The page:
This summer the Congress is expected, finally, to take up the subject of campaign finance reform. If you believe the interpretation put upon this issue by most of the media and the permanent, self-designated “reform” lobby, the only reason to oppose the proposals being made is the self-interest of politicians and their major backers. But this simplistic view increasingly is contradicted by the actual results of the reform measures we already have adopted in the past 25 years. In few other areas does the “law of unintended consequences” operate so fiercely.
Most, though not all, campaign reform proposals in Washington, D.C., would result in just the opposite of what reformers claim. They would reduce accountability of politicians, increase the power of rich candidates and special interests, decrease electoral competition and stifle the very free political speech that the American Founders cared about most when they enshrined it in the First Amendment.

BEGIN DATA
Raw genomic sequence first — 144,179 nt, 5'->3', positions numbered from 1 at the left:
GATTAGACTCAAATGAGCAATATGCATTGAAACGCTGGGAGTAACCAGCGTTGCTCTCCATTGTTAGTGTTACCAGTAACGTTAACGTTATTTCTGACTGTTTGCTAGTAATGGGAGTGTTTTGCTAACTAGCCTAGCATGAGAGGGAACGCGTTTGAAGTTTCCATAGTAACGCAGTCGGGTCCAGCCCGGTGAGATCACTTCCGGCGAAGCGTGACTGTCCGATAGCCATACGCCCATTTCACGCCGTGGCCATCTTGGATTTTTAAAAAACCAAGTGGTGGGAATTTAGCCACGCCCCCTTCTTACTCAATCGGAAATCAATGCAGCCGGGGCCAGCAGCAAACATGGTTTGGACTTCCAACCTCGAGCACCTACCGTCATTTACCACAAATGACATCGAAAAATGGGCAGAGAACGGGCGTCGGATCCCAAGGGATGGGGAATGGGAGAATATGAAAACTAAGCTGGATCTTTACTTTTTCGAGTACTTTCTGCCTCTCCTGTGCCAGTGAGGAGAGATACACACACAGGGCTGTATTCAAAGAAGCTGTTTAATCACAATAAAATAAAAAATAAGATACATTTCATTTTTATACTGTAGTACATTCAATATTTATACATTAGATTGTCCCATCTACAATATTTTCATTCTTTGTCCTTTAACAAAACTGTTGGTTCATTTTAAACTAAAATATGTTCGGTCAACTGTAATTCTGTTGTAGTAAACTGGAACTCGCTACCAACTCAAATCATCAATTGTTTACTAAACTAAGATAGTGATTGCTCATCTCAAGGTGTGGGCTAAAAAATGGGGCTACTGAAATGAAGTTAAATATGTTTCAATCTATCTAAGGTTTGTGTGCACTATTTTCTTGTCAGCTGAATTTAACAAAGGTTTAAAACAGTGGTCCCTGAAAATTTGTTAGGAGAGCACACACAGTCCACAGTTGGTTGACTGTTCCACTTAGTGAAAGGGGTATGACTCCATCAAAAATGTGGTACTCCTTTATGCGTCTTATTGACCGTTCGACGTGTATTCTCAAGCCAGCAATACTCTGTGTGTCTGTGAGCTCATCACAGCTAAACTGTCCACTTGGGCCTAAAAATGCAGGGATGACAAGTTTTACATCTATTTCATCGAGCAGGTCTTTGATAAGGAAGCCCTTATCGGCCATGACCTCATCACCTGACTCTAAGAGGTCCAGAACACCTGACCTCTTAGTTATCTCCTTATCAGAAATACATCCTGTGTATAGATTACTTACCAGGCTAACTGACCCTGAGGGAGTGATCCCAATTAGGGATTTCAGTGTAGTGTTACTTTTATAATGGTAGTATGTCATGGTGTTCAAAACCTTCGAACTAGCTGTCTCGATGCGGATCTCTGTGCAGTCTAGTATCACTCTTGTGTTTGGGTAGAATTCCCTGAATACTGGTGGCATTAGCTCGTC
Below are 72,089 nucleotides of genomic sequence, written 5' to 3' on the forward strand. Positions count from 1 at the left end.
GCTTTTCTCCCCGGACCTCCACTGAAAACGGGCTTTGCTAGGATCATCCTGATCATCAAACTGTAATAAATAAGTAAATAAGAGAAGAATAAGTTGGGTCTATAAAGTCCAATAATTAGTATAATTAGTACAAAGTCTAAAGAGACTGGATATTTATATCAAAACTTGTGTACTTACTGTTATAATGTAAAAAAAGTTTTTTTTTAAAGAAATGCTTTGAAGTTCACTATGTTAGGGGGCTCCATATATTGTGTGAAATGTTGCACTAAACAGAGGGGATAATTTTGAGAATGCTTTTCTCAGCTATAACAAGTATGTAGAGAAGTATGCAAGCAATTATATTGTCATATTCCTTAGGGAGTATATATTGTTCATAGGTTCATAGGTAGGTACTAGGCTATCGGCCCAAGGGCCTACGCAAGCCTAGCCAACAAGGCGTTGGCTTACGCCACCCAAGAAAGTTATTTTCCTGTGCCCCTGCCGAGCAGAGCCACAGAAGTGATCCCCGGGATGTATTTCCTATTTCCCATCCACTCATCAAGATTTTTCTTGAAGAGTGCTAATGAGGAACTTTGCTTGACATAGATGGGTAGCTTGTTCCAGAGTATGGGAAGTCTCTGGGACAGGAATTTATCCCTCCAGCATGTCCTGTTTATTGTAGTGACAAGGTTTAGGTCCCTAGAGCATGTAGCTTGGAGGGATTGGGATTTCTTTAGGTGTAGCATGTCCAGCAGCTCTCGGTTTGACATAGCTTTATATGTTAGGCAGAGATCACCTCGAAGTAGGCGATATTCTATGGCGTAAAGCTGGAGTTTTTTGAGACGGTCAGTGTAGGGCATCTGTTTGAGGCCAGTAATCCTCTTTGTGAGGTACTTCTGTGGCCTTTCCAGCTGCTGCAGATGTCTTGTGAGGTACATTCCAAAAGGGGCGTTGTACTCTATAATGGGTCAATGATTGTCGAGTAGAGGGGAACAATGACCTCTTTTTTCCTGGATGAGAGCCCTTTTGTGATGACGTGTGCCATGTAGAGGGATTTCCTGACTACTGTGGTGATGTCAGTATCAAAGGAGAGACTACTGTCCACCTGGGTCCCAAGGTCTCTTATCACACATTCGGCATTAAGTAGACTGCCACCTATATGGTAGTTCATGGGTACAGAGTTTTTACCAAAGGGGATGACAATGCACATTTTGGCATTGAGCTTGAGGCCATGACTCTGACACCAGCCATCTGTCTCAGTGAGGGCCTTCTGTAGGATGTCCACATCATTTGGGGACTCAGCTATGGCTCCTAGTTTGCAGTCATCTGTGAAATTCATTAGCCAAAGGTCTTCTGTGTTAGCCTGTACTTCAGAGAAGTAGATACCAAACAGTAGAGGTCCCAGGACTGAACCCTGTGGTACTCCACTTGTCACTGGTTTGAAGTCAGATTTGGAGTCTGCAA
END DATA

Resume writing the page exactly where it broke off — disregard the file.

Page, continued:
Arguably, we need more money in politics, not less, and more people giving, not fewer, and that to protect free political speech, we need less government regulation, not more.
Look at the Alice in Wonderland situation that has developed recently in this year’s presidential race. For the past couple of months, Bob Dole, his poll numbers sagging, must have wondered why he ever agreed to accept public matching money for his presidential campaign. Under the law, a “reform” measure of its time, Dole received federal matching grants from revenue raised by the check-off account to which about 20 percent of the taxpayers contribute on their income tax forms; but in return, he had to agree to limit his campaign spending during the primary season. Now, effectively having secured the Republican nomination, he is only about $150,000 away from his legal limit and the GOP convention is still months away. He cannot legally raise and spend campaign dollars until after the Republican convention.